Broker Misconduct, the Root of the Problem

Stephen L. Fussell, Chief CPO

            The Commission’s mission is to protect consumers in real estate transactions. We strive to fulfill that mission with education and enforcement. We educate brokers before they become licensed and throughout their careers. We also educate consumers to enable them to make informed decisions.

            Enforcement occurs when someone files a complaint against a broker. We investigate the complaint to determine whether there is evidence of a violation of the Real Estate License Law by the broker (and/or the broker’s broker-in-charge, aka “BIC”).  If we find such evidence, we determine whether disciplinary action is warranted. Enforcement has several purposes: (1) to educate brokers regarding best practices, (2) to remove or otherwise discipline brokers who are unable or unwilling to comply with the License Law, and (3) to deter other brokers from engaging in improper conduct.

            The Commission’s brochures, eBulletin articles, continuing education courses, and the Issues & Answers Course focus on topics that often generate complaints and lead to disciplinary action, such as the omission or misrepresentation of material facts, trust account violations, conflicts of interest, failure to properly establish agency relationships, etc. However, it seems that, no matter how many times we cover these topics, we continue to get complaints about the same issues. Therefore, this article will take a different approach and examine the root causes of broker misconduct.

1. Dishonesty – any unfair or deceptive act intended to take advantage of another person for personal gain. There is no place for dishonesty in real estate. Consumers must be able to trust brokers and brokers must conduct themselves in a trustworthy manner in order for transactions to go smoothly and to prevent harm to consumers.

Some examples include:

  • A listing agent who either (a) allows only their own buyer-client to see and make an offer on the listed property or (b) receives multiple offers and gives an unfair advantage to their buyer-client – with the purpose of both strategies being to enable their buyer-client to purchase the property and the agent to receive both sides of the sales commission.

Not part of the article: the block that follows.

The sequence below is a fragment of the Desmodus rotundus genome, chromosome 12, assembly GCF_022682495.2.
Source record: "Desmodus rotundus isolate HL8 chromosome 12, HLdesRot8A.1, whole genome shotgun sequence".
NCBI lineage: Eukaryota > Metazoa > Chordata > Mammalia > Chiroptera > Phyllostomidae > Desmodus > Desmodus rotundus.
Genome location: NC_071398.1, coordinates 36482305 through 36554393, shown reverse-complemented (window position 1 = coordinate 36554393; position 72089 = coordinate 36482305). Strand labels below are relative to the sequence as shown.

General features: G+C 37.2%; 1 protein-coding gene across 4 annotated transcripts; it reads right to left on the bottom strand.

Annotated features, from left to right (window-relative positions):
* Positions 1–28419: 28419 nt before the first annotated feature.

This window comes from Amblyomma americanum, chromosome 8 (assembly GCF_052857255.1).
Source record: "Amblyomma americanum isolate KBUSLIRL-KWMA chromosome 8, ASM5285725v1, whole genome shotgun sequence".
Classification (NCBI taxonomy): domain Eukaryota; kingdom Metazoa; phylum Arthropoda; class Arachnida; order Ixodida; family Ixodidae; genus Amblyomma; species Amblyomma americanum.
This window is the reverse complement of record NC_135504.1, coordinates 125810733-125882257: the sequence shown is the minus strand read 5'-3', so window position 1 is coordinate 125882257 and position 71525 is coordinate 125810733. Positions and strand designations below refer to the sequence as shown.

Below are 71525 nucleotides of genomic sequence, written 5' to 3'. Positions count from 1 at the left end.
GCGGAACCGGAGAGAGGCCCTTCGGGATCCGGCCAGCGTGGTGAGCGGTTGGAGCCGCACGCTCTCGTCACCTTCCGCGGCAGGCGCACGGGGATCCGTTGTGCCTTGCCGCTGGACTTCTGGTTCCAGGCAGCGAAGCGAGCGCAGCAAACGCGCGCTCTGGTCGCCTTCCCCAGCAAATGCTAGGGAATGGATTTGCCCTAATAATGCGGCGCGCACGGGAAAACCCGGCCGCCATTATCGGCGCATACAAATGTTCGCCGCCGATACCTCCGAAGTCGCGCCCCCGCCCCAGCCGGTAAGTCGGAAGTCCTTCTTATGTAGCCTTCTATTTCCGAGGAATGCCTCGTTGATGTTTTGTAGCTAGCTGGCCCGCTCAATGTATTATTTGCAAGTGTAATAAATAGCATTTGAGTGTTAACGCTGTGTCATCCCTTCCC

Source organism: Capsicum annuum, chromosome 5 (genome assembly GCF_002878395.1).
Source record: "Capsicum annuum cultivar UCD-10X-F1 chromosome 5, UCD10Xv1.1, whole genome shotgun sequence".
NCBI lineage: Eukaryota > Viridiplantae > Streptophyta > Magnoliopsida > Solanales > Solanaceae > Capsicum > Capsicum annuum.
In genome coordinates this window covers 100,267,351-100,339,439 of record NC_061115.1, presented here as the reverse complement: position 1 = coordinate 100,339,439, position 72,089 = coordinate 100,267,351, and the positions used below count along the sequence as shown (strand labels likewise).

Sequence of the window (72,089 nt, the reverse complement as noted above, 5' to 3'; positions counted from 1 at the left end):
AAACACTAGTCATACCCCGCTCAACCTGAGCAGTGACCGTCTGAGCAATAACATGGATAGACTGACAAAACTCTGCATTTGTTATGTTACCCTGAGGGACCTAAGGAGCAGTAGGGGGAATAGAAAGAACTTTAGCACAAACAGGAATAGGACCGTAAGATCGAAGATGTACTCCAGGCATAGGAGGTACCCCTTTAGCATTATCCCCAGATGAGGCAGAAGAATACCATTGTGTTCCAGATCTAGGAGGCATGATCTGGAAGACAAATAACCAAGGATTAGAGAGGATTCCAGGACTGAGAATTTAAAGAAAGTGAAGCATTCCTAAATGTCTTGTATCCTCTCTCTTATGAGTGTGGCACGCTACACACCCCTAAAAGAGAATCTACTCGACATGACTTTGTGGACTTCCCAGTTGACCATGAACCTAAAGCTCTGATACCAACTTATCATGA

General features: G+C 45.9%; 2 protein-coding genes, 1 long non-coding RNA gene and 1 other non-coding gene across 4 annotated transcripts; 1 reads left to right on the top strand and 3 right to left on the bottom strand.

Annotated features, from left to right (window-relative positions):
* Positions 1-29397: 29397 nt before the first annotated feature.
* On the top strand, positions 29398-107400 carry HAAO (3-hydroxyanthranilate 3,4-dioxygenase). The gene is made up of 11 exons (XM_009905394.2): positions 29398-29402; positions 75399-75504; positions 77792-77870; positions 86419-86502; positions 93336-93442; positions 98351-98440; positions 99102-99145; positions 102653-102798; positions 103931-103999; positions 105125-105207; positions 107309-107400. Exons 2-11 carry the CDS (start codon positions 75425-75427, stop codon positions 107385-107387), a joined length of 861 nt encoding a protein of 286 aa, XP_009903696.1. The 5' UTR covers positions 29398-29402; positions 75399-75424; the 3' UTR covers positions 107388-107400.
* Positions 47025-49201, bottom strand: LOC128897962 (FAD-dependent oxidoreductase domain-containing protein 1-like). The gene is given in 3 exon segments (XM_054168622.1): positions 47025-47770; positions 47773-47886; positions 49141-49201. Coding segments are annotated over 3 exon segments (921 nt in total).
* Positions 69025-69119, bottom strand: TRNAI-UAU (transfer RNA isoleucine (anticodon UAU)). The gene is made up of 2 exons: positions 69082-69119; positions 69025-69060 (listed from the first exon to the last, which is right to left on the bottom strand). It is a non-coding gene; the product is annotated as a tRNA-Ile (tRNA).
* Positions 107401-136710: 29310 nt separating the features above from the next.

• A listing agent who learns about a material fact from a terminated transaction and then chooses not to disclose that fact to subsequent buyers.
  • A commercial broker who lists a hotel for sale and chooses not to disclose known building code and fire code violations.
  • A broker who lists a vacation rental property for sale and intentionally does not use a Vacation Rental Addendum or otherwise disclose existing reservations that will be completed within 180 days.
  • A property manager who rents a condo to a friend with poor credit when the property management agreement requires the property manager to perform a background check that would have disqualified the tenant.
  • A broker who sells her personal home without disclosing known water intrusion issues in the basement.
  • A property manager who makes fraudulent deductions to rent proceeds or tenant security deposits.

Solution for dishonesty: always act in your client’s best interest, disclose material facts that you know or reasonably should know, and treat others fairly and honestly.

2. Ignorance/Incompetence – a lack of knowledge, skills, and/or understanding of the License Law and the Commission’s rules, resulting in a broker who does not have the required knowledge or skill to achieve the client’s goal.

Some examples include:

  • A buyer agent who pushes their client to purchase any property in any condition at any price so that the agent can earn a commission, instead of diligently promoting and protecting the best interests of their client and advocating for the client when issues arise.
  • A residential broker attempts to handle a commercial transaction without sufficient education and guidance.
  • A broker who speaks only English represents a non-English speaking client.
  • A broker whose license has been inactive for 10 years decides to “get back into the business” and represent a buyer who wants to do a 1031 tax-free exchange.
  • A broker whose market area and knowledge is limited to the Outer Banks attempts to represent a buyer who wants to buy a house in the mountains.